One of the biggest sentiments coming from my gaming peers this past Gen Con weekend is that we just don’t have the time to play like we used to. I know I’ve mentioned that issue before here, but it can be tough transitioning from 8-12 hours every weekend to 4 hours every other weekend. Long combats or systems giving you “resolution lag” (“uh, hold on, let me check that…page…um…ok, so derive that from your STR stat, then…”) can effectively end a session before it ever gets a chance to get going.
That’s why I see more and more of us going to simpler, more streamlined systems. It’s why Savage Worlds is expanding like it is, and it’s a big reason why FATE-derived systems, or Rogue Games’ 12 ° system, or indie fave Fiasco is catching on with some of the blogging crowd. I’ll bet it’s a big reason I saw Exile Games Studio with its Ubiquity system more crowded than I thought it’d be. It’s part of the reason Michael Wolf’s free, light RPG Warrior, Rogue, and Mage has had over 2k downloads in an impressively short amount of time. It’s also at least part of the reason people are interested in many of the classical retro-clones and the link, I think. I had two lengthy conversations with a guy over the merits of Tunnels & Trolls and Labyrinth Lord in this regard, pretty much of out of the blue.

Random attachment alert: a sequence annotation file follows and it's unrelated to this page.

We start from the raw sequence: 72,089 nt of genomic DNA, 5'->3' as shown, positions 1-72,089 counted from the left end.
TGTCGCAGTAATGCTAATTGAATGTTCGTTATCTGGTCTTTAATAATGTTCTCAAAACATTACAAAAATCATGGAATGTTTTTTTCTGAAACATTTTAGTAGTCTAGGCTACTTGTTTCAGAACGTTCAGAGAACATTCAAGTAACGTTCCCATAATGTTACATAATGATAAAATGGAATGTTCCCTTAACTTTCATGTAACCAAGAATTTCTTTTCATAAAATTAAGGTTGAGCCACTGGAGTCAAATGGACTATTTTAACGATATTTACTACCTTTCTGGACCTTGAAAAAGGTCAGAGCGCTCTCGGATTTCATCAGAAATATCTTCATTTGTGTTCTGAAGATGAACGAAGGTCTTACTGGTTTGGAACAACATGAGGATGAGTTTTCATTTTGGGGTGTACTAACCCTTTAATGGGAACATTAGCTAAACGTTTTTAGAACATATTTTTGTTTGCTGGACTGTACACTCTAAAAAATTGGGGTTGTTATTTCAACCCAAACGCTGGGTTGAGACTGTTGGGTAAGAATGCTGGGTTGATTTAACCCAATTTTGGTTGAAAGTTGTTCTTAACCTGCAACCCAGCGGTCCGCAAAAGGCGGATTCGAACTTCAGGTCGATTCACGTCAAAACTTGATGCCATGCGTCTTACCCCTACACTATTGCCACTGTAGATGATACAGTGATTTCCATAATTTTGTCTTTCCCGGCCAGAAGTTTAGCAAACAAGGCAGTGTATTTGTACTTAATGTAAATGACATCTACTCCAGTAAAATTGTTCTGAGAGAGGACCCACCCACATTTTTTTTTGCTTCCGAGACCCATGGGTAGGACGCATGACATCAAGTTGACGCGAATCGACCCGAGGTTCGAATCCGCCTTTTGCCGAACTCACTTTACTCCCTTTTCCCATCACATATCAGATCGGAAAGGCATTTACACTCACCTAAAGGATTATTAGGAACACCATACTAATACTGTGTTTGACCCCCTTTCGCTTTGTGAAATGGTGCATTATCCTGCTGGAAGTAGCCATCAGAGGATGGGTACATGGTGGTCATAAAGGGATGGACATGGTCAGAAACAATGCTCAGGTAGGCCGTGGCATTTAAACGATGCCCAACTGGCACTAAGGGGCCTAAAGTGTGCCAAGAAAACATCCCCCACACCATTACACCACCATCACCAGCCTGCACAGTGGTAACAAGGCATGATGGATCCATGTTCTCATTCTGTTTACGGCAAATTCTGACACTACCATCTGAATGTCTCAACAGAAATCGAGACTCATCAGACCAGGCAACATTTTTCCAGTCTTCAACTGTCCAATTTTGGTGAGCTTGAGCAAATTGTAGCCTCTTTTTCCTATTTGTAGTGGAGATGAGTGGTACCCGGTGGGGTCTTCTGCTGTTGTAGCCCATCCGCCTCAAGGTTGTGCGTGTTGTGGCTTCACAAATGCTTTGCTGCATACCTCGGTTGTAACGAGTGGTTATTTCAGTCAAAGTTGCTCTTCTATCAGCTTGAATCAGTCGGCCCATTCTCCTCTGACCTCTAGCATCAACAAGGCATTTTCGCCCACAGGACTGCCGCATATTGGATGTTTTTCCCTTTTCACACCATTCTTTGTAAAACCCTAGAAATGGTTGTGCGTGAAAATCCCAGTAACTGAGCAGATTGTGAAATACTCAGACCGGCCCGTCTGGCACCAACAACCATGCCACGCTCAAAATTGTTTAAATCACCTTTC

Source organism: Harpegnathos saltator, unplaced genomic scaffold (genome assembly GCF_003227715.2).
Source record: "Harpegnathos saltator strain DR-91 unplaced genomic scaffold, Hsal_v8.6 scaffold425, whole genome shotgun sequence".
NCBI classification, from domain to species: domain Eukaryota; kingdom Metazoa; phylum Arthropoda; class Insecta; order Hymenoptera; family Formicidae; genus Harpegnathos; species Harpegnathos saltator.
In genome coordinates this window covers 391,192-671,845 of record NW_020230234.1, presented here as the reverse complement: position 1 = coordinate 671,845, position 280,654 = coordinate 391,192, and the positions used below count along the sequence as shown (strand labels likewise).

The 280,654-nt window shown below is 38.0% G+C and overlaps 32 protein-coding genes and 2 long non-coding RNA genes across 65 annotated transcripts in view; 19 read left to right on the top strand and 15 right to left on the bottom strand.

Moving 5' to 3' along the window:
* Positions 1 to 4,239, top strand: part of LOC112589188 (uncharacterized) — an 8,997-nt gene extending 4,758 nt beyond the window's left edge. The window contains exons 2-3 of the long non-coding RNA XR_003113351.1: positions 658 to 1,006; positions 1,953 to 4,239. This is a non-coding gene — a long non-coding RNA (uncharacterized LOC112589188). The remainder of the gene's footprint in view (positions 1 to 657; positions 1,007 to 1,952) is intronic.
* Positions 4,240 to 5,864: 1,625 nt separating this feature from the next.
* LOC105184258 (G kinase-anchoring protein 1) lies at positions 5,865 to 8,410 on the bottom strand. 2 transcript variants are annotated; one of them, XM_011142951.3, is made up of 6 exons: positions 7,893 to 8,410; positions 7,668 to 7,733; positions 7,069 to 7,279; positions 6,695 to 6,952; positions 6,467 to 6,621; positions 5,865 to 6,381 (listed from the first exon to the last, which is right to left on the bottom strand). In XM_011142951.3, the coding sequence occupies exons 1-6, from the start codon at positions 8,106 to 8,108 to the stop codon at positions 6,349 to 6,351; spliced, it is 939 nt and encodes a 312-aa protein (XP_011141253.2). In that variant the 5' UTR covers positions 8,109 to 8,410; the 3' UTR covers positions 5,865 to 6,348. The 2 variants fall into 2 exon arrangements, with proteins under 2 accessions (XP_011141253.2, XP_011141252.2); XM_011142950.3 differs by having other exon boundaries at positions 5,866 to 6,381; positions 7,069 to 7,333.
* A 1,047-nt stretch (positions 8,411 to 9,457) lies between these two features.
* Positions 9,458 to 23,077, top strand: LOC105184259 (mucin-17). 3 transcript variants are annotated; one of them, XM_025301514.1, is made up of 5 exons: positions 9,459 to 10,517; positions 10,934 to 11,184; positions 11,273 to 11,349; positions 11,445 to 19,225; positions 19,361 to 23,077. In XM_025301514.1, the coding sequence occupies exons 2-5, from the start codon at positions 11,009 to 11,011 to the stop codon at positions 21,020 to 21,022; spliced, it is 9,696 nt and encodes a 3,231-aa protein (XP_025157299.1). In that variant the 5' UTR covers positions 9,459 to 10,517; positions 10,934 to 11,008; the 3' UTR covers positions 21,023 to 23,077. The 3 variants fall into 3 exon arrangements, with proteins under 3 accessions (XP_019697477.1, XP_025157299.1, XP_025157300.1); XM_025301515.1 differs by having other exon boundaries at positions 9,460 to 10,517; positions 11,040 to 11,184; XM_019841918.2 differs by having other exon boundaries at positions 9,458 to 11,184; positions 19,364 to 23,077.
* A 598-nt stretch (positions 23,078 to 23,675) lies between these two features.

Gamer Dads, Moms, and older, busy professionals still want structure, but they want fast gameplay and easier rules, too. Is there still a market for the complex? Of course, but I think the trend towards rules-light is going to continue and gain momentum. It doesn't have to be hand-wavy freeform, but a streamlined, fast-play set of rules is much in demand, I think.
For those that still like more complex games like Pathfinder, a bevy of “helper” accessories and software, such a HeroLab, are always popping up. If we play those somewhat more complex games, chances are we’re also looking for software and resources to cut down prep time.
When I look at the small-press companies at this year’s Gen Con, from Troll Lord to WEGS to Pinnacle to many of the companies in the Cubicle 7 family, I see companies pushing rules-light systems, especially compared to the bigger companies of the hobby. The Big 3, at least, might be pushing (at least) rules-medium, but it seems like a lot of us were in search of something different. And it was there for the taking.